"Nearly 6 million people make their living in the nonprofit arts industry," First Lady Michelle Obama reminded everyone yesterday during her remarks at The Metropolitan Museum of Art, where she cut the ribbon for the re-opening of the American Wing. "Arts and cultural activities," she continued, "contribute more than $160 billion to our economy every year."
Those are big numbers, and it's good to see the First Lady emphasize them. They should make clear to anyone that the arts is as legitimate an industry as any other when it comes to government support in this recession. Those numbers should also make clear that $50 million--the grand total given to the arts out of the $787 billion stimulus package--is nowhere near what the arts industry needs.
I just attended the Business of Art conference, hosted each year by the New York Foundation for the Arts. The focus, of course, was the recession's impact on the art world (spoiler alert: not good). Private donations have plummeted, forcing large umbrella foundations to tighten their belts. This is making it even more difficult than usual for smaller non-profits to raise the money they need for their grants to artists, who in turn are struggling to make anything at all. Meanwhile, every month brings more news of museum layoffs and art-school cutbacks.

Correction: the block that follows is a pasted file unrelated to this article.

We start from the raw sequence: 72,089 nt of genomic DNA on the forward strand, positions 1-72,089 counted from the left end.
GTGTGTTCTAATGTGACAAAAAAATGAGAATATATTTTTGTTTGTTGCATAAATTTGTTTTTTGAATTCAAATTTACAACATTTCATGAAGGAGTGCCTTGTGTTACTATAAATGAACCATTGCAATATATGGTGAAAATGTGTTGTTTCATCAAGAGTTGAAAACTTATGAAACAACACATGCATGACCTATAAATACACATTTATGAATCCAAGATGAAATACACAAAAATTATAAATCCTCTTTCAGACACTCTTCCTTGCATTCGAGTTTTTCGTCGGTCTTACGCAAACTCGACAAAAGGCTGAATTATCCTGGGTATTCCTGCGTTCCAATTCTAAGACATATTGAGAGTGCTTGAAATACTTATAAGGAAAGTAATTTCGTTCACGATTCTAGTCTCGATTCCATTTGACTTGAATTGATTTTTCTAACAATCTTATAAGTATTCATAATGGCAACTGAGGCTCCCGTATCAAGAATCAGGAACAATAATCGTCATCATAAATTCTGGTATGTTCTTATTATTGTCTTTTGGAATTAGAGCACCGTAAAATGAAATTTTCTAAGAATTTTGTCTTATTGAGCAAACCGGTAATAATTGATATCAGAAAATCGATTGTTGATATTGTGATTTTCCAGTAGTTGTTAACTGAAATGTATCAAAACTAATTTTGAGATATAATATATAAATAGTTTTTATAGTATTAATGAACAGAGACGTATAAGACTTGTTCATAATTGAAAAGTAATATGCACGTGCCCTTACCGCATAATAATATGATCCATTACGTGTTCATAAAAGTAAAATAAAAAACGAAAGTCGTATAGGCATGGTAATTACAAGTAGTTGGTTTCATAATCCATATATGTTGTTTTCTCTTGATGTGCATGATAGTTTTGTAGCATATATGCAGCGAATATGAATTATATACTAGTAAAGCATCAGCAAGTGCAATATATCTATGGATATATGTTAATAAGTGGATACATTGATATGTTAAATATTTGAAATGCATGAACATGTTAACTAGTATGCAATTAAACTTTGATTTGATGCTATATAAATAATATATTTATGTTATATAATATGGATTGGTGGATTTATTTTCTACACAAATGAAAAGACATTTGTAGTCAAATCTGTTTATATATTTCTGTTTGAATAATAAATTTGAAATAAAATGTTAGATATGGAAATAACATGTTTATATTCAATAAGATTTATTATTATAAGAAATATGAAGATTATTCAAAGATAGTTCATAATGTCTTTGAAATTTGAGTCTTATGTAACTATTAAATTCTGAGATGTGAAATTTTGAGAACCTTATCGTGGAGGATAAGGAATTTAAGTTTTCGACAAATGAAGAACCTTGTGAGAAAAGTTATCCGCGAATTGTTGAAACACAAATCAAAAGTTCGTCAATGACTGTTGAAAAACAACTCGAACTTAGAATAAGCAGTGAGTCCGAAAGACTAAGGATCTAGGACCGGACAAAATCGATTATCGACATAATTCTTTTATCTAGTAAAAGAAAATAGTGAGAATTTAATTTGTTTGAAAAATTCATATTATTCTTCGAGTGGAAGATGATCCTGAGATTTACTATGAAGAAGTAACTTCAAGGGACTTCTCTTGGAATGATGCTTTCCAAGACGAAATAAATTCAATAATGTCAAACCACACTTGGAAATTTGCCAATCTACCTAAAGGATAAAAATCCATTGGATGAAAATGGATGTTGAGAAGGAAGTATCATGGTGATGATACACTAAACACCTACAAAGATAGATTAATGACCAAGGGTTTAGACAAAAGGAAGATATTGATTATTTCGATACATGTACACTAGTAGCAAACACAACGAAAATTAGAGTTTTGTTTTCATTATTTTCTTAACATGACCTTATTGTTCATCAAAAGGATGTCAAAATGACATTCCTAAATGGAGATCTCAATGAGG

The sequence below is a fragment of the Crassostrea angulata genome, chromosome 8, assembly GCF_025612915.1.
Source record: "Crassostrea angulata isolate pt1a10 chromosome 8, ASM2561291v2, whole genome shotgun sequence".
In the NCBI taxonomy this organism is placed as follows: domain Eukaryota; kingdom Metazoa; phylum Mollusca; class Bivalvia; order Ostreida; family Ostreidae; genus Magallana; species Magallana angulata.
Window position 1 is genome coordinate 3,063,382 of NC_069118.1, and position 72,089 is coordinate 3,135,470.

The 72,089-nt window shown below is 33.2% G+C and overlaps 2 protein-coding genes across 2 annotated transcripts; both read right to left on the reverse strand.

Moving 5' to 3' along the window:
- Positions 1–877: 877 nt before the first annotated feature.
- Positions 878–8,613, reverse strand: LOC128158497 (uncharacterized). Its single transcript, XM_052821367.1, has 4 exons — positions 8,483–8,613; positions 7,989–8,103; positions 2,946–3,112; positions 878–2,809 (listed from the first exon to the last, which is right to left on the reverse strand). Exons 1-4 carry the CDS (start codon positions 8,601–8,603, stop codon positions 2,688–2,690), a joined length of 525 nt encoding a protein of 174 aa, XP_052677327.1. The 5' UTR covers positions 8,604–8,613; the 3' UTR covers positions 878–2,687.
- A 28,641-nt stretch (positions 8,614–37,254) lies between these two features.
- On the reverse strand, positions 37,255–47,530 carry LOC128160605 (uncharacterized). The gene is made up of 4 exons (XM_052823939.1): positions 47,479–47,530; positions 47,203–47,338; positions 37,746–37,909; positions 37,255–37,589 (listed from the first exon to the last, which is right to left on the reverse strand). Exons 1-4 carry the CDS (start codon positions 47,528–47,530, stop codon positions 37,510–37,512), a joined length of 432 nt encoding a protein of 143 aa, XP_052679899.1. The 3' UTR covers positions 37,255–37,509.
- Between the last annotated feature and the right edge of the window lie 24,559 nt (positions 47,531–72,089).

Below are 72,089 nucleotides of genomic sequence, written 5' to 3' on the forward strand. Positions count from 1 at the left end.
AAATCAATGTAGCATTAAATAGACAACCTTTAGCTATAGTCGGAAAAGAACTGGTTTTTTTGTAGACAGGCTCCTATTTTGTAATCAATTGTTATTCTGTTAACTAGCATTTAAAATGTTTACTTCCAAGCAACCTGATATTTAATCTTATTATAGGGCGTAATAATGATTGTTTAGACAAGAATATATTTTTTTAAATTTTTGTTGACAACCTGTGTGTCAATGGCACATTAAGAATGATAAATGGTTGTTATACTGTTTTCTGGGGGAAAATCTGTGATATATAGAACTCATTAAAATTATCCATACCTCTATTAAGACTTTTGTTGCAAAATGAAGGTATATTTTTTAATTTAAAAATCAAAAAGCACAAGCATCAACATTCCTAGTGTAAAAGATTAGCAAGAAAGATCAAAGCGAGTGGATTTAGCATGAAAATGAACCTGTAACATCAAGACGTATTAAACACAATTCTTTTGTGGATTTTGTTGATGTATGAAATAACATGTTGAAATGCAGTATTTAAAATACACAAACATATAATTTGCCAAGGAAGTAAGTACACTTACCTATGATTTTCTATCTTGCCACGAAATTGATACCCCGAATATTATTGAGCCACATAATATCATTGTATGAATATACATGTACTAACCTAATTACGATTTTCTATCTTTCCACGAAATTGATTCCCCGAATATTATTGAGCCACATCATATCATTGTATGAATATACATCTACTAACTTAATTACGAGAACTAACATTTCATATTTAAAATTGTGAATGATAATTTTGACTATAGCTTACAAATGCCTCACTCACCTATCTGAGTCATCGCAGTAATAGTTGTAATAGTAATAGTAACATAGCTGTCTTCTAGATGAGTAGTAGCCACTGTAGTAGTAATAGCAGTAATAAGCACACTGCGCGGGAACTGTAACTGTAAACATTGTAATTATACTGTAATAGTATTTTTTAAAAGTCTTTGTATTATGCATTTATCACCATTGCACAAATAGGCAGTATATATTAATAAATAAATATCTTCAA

Reversing this downward spiral is going to take a whole lot more than President Obama's recent 4% increase of the National Endowment for the Arts' paltry budget (bringing the NEA to 60% of its budget 17 years ago). As Christopher Knight of the L.A. Times explained last week, the NEA will need a fundamental overhaul before it can hope to significantly impact the arts at a national level.
Michelle Obama deserves credit for highlighting the cultural and economic significance of the arts at a time when many worthy causes compete for her attention. Let's hope her husband is listening.
Jonathan Melber is an attorney and co-author, with Heather Darcy Bhandari, of ART/WORK: Everything You Need to Know (And Do) As You Pursue Your Art Career (Free Press), a professional-development guide for visual artists. He and Heather twitter here.
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